Aides to Hillary Clinton and the State Department are defending her use of a personal email address while secretary of state, while others are raising questions about whether her actions diverged from the habits of her predecessors and whether she complied with laws governing federal record keeping.
CBS News State Department Correspondent Margaret Brennan has been in contact with a Clinton aide who said, "Nothing nefarious was at play. She had a Blackberry, she used it prior to State, and like her predecessors she continued to use it when she got to State. This was not bucking the system; this was in keeping with exactly what former Secretaries had done."
Clinton, according to her spokesman, Nick Merrill, "used her own email account when engaging with any Department officials. For government business, she emailed them on their Department accounts, with every expectation they would be retained."
One of her predecessors, former Secretary of State Colin Powell, appears to have used his personal email in much the same way. He wrote in his book, "It Worked for Me: In Life and Leadership:"
"To complement the official State Department computer in my office, I installed a laptop computer on a private line. My personal email account on the laptop allowed me direct access to anyone online. I started shooting emails to my principal assistants, to individual ambassadors, and increasingly to my foreign-minister colleagues who like me were trying to bring their ministries into the 186,000-miles-per-second world."
Indeed, John Kerry is, according to the State Department, the first secretary of state whose primary account is a state.gov email address.
Last year, the State Department asked former Secretaries for help in retaining their email records. Clinton turned over 55,000 pages of emails, "anything pertaining to her work there," a Clinton aide told Brennan. "So if she emailed with her daughter about flower arrangements for her wedding, that didn't go in, but if she emailed one of the 100 State Department officials she regularly corresponded with, State had it in their servers already, and HRC's office replicated that to ensure it was all there. 9 out of 10 emails that she sent over the course of her tenure went to the State Department."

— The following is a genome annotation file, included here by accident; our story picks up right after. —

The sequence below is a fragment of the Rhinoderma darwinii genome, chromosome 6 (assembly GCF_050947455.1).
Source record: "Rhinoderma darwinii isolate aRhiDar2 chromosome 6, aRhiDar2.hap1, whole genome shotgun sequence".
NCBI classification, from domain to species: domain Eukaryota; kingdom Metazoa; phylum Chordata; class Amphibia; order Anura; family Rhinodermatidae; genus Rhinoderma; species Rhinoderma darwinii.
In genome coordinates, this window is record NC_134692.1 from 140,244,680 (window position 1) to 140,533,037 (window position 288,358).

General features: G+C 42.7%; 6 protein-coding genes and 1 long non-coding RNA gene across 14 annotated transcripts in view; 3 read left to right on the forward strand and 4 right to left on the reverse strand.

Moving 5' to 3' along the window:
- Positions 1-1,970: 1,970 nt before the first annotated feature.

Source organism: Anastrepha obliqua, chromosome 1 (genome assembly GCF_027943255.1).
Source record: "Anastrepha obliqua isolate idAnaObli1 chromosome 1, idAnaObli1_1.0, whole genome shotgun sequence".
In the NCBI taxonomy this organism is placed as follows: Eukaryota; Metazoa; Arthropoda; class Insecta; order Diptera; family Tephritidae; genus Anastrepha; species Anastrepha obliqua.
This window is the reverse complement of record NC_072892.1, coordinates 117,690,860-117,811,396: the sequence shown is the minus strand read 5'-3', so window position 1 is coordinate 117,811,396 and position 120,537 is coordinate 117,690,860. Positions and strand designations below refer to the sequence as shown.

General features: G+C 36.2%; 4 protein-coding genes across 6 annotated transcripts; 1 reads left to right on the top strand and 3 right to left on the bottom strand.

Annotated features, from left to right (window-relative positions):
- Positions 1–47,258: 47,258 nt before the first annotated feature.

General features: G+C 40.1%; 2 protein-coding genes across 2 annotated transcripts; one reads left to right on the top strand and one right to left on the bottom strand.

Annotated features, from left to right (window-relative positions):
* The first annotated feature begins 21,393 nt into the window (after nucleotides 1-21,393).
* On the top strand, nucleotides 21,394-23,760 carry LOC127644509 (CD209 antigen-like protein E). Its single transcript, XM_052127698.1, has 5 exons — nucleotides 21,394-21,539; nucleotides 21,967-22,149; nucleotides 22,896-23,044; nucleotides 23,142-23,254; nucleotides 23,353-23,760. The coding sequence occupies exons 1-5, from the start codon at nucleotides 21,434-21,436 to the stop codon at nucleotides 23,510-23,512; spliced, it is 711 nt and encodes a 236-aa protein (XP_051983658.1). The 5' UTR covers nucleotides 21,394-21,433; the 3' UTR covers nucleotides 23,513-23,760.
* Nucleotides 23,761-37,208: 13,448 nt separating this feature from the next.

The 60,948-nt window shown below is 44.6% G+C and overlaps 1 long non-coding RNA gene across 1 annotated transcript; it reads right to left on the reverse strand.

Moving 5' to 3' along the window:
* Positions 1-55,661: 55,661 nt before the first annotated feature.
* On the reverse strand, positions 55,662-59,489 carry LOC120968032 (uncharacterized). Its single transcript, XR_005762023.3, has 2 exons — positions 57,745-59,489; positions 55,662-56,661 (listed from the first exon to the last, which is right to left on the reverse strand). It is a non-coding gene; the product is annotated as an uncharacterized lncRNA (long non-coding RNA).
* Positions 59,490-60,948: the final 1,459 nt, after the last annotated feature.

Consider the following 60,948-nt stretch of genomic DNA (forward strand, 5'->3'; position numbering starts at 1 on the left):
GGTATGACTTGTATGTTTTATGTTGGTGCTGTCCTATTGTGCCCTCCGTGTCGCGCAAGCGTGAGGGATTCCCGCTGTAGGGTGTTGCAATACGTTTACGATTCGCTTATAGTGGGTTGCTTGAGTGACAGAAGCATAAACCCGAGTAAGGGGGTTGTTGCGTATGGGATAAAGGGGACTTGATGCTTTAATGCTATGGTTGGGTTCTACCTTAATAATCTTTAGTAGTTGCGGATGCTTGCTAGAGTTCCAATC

Clinton's immediate predecessor, former Secretary Condoleezza Rice, rarely sent emails, and on the few occasions when she did, she used a State Department account.
Clinton spokesman Nick Merrill said, "Both the letter and spirit of the rules permitted State Department officials to use non-government email, as long as appropriate records were preserved."
But National Archives Record Administration (NARA) regulations demand that if agency employees are using an outside mail system instead of that provided by their workplace, they "must ensure that Federal records sent or received on such systems are preserved in the appropriate agency record keeping system."
And one attorney who used to work for the Archives suggested that even though Clinton's email habits are attracting second looks, legally, she's in the clear. There is little doubt that the record keeping is now more difficult, though. Jason R. Baron, a lawyer at Drinker Biddle & Reath and a former director of litigation at the National Archives and Records Administration, said that there should have been an early conversation with Clinton about the expectations of the record keeping act, and "the expectation is built into the regulations that there would be a timely transfer of emails to an appropriate record keeping system." "Timely" in this case is a little vague, but Baron said, "The transfer doesn't have to be in real time but it doesn't mean years later either."
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The select committee on Benghazi, which has obtained 300 of former Secretary of State Hillary Clinton's emails as part of its investigation, said Tuesday that Clinton's use of a personal email address means the Committee isn't finished collecting documents from her.
Committee Chairman Rep. Trey Gowdy, R-South Carolina, told reporters, "The State Department does not have all of Secretary Clinton's emails on its servers. Only she has a complete record, and the committee is going to have to go to her, her attorneys and her email providers to ensure we have access to everything we are entitled to know."
Ranking Member Rep. Elijah Cummings, D-Maryland, issued a statement saying that Clinton's use of a personal account "has been public for several years," and said that the committee received Clinton's emails relating to Benghazi last month, and he called on Gowdy to "join with me to make them available to the American public so they can read their contents for themselves."